Direct experience practice has a cumulative effect that can help us have a better handle on our emotions, and even build stronger bonds with loved ones and our community. Many moments of direct experience add up to a life well lived.
READ THIS PARAGRAPH, THEN LOOK AWAY FROM YOUR COMPUTER SCREEN: Take a moment to look out a window, or gaze at an object right in front of you. Take a few, deep breaths; relax your jaw and drop your shoulders. Call upon all your senses to directly experience the object of your gaze. Get specific about colors, shades and shapes. Now expand your awareness to the space around the object. Add the sense of sound, and scent to further observe the object. Depending on where you are and what you are doing you might even be able to employ the senses of taste, and touch. Continue for a few breaths’ time to observe the object without any strong judgment. Take another deep breath. Notice the change in your level of calm.
You have just tasted a sample of what Buddhist teachings sometimes call mindfulness, or direct experience, and Western psychology sometimes refers to as the “felt sense” or being in the “flow.” Direct experience gives us the opportunity to see an object, a place or even a person just as they are, to feel a sense of connection to the present moment that makes us feel whole, connected, alert and yet also relaxed and content.
Direct experience practices are an important counter-balance to life in the information age.
This state of calm, alert, vivid connection helps build healthy neural networks in the brain. This practice helps cultivate a side of our nature that is unbiased, neutral, calm and centered. It is an important and powerful stress-reduction technique. Direct experience practice has a cumulative effect that can help us have a better handle on our emotions, and even build stronger bonds with loved ones and our community. Many moments of direct experience add up to a life well lived.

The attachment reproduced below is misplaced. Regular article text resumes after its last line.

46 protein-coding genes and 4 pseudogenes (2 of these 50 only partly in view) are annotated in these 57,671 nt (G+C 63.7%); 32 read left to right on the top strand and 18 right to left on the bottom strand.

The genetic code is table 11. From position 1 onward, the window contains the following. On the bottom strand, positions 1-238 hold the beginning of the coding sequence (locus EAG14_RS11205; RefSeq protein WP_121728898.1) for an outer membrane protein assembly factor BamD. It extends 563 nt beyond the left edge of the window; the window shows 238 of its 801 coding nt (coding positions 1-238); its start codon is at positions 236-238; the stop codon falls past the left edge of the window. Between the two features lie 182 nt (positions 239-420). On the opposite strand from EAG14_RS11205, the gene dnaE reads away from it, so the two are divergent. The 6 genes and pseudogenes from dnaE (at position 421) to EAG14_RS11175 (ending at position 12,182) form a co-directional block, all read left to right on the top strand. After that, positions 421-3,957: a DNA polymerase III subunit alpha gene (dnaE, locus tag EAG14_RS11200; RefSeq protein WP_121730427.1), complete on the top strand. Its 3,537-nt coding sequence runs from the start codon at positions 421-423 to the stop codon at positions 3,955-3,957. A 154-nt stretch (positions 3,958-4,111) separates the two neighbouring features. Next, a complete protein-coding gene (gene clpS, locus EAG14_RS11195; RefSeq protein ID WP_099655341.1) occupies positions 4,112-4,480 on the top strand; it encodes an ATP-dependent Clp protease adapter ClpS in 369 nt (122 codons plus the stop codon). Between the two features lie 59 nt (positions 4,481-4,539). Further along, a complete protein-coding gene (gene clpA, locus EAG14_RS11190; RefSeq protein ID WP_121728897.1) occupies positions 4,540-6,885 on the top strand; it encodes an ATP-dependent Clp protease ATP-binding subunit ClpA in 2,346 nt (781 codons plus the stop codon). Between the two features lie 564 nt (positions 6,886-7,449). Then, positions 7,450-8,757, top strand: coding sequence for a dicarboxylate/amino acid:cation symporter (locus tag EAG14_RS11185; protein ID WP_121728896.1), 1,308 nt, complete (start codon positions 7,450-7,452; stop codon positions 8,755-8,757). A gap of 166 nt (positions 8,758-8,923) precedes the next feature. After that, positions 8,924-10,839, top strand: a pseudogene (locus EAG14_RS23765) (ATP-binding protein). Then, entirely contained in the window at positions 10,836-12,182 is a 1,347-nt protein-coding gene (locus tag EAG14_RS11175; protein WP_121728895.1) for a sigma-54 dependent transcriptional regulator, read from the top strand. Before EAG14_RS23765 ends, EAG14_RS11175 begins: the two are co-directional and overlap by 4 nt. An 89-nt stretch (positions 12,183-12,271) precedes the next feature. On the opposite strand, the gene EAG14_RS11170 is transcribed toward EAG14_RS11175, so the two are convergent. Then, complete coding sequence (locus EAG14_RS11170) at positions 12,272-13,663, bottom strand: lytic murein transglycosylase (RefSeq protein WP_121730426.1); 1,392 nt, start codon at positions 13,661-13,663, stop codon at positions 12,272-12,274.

Although technology has many benefits, it is difficult to cultivate an understanding of direct experience through our laptops and smartphones. Direct experience practices are an important counter-balance in the new era of technology and can help us get the most out of our knowledge-based world. By practicing the 40 Days of Letting Go Detox for Your Brain, you have been building a tool box that will help you encounter and share direct experience on a daily basis, building the capacity to reset your nervous system in times of stress, thereby improving your ability to connect with peers in a meaningful way, plan and follow through with important life goals, and overcome setbacks.
The above post and worksheet are excerpts from Center Points For Emerging Adults – Building Identity, intimacy, and youthful wisdom through contemplative practices.
For more information on the Center Points project, contact Donna Torney. Visit mindful hub this November when we will be sharing more information on the Center Points series.
We wish you twenty minutes of mindfulness every day!